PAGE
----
Chris Mitchell, executive director of Delta Ambulance, is seen in Waterville earlier this year. Delta is instituting a rate increase for its 13 partner towns in central Maine, including China, where it is one of the main factors pushing the town budget higher. Rich Abrahamson/Morning Sentinel file

CHINA — The Select Board voted unanimously Monday to send next year’s municipal budget, with a 9% increase, to voters at the June town meeting.

The proposed budget totals roughly $4.8 million, a increase of about $370,000 from this year. Town Manager Becky Hapgood said China’s budget is rising for the same reasons as other towns: inflation, the rising cost of labor, and increases in county and school budgets.

Residents’ tax bills will also account for a proposed increase of over 40% in Kennebec County’s budget and a 3.4% increase in the budget for Regional School Unit 18, which oversees China Primary and Middle schools.

“We were very cautious knowing there would be an increase in the RSU (18) budget and an increase in the county budget,” Hapgood said Tuesday. “Regular employee expenses across the board went up. The cost of labor always increases, never decreases.”

Select Board member Brent Chesley said at Monday’s meeting that a significant chunk of the budget’s increase is because of Delta Ambulance’s rising rates. The private ambulance provider will begin charging towns $25 per resident next year, after having provided emergency services free of charge until this year. China was one of five communities that joined an effort to negotiate a lower rate that fell flat in March.

“The ambulance service is losing their position. They’re struggling too,” Chesley said. “We did try to make an effort but we couldn’t get all the towns to join on.”


The cost of public safety is one of the biggest factors in China’s rising budget, Hapgood said. The town plans to allocate about $410,000 on public safety next year, up from around $340,000 this year.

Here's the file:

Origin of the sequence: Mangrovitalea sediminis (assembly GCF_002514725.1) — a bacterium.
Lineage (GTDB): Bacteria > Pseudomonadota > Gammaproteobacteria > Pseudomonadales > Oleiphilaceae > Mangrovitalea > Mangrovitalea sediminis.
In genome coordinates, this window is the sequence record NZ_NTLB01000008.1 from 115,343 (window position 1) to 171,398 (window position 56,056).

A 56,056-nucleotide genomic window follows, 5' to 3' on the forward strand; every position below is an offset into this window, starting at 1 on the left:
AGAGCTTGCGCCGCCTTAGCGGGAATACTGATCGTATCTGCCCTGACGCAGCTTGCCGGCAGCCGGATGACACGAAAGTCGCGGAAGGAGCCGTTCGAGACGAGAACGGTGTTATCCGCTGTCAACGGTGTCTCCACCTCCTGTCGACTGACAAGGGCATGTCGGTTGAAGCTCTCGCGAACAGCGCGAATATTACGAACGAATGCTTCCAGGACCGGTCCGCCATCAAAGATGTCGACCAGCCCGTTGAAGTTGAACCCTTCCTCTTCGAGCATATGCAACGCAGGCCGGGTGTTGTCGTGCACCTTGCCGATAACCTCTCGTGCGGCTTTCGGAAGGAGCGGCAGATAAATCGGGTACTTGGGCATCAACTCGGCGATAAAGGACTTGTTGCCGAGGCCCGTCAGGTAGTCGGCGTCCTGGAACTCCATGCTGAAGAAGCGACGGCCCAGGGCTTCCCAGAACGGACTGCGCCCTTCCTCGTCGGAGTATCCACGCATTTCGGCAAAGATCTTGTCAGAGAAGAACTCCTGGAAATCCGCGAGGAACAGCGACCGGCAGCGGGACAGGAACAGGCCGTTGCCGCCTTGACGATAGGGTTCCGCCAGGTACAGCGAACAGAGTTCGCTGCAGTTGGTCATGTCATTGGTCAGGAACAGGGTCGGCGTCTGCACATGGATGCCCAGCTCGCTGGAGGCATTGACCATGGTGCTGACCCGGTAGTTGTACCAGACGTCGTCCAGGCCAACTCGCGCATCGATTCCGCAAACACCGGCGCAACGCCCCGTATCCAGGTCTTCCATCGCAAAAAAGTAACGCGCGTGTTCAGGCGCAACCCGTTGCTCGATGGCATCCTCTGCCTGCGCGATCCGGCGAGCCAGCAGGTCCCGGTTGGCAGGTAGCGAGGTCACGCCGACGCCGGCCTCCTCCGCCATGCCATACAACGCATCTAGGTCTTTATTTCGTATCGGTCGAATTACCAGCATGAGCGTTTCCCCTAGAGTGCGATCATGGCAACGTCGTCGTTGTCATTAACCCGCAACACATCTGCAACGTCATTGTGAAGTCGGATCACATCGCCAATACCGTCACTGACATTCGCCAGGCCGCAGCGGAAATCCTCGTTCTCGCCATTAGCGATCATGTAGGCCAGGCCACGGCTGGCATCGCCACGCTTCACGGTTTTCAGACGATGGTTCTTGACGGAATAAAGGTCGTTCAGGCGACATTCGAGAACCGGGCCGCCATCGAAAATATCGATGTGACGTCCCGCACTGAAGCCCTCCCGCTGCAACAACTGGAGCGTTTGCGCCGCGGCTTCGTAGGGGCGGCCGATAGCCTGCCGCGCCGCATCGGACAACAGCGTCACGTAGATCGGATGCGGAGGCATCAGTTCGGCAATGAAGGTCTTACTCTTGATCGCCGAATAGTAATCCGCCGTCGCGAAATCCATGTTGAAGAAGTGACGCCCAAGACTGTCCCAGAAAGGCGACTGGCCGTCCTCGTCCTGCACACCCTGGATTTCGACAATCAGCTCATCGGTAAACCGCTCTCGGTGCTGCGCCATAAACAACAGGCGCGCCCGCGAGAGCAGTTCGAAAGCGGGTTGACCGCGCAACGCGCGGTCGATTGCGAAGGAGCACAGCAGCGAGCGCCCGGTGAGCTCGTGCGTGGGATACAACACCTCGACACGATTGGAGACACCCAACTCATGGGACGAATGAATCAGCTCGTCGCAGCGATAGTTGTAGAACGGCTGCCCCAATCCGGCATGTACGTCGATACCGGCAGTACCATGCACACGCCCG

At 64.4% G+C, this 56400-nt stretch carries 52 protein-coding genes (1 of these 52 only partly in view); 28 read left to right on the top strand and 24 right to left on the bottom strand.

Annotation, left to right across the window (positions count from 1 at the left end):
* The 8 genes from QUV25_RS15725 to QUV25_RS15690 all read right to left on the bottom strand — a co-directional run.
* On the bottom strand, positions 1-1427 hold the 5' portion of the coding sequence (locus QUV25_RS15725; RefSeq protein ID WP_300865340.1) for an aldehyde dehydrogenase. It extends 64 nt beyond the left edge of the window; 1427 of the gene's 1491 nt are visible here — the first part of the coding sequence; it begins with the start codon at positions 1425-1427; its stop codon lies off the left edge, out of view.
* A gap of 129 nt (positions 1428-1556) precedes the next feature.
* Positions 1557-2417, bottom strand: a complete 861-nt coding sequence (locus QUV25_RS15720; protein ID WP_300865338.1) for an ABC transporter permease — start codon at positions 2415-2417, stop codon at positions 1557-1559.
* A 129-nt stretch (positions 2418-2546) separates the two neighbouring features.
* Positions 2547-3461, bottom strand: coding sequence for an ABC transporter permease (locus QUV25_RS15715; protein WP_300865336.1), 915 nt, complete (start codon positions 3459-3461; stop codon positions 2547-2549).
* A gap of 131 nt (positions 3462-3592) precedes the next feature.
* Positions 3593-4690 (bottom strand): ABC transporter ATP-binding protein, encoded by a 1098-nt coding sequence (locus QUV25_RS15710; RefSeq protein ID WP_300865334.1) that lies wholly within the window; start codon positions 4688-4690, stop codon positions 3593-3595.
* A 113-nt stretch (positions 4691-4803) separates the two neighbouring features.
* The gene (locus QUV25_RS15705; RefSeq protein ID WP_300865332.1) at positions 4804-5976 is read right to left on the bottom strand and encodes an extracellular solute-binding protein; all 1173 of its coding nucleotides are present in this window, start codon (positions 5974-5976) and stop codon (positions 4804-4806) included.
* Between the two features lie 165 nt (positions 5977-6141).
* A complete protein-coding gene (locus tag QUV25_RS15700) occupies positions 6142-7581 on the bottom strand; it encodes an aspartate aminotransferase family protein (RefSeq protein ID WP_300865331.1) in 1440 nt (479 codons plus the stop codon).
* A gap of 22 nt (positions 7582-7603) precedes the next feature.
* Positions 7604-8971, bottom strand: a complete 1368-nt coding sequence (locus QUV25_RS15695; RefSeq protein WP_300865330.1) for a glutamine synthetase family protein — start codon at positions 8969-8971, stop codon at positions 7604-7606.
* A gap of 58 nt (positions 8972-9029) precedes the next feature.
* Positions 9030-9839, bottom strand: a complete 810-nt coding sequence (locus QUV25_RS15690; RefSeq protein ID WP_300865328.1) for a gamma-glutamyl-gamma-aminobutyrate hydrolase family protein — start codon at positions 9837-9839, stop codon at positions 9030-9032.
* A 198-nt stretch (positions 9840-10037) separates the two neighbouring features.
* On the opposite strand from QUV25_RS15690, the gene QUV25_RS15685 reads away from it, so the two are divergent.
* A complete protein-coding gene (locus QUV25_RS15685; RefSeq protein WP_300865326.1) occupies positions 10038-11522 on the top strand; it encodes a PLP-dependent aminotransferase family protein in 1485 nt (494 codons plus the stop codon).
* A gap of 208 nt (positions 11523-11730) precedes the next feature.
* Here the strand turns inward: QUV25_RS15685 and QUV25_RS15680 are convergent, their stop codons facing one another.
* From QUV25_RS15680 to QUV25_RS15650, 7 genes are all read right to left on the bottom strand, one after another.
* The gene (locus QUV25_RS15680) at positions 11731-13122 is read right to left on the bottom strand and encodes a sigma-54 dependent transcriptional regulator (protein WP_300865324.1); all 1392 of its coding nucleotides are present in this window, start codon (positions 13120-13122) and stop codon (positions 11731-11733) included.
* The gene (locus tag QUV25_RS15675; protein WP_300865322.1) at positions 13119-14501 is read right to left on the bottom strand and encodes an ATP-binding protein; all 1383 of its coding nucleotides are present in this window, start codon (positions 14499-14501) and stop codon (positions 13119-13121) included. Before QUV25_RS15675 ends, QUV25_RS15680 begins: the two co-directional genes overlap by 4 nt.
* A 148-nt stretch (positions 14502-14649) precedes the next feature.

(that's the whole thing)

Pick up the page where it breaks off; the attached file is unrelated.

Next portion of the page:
Much of the cost comes from bolstered funding for the China and South China volunteer fire departments and increased costs for the Waterville Regional Communication Center, which processes China’s 911 calls, Hapgood said.

Firefighters respond to a fire last year in China. Select Board members on Monday approved a budget that increases funding for the China and South China volunteer fire departments. Morning Sentinel file

It’s still unclear just how much residents’ tax bills will rise this year as officials hash out the total costs of the county and school budgets, though board member Wayne Chadwick said he expects many residents to see significant increases.

“Everybody’s gonna love us when they get their tax bill next year,” he joked Monday.

China residents will have the opportunity to vote on the town and school budgets during the June 11 town meeting, which is being conducted by written ballot. Polls will be open at the China Town Office at 571 Lakeview Drive from 7 a.m. to 8 p.m.

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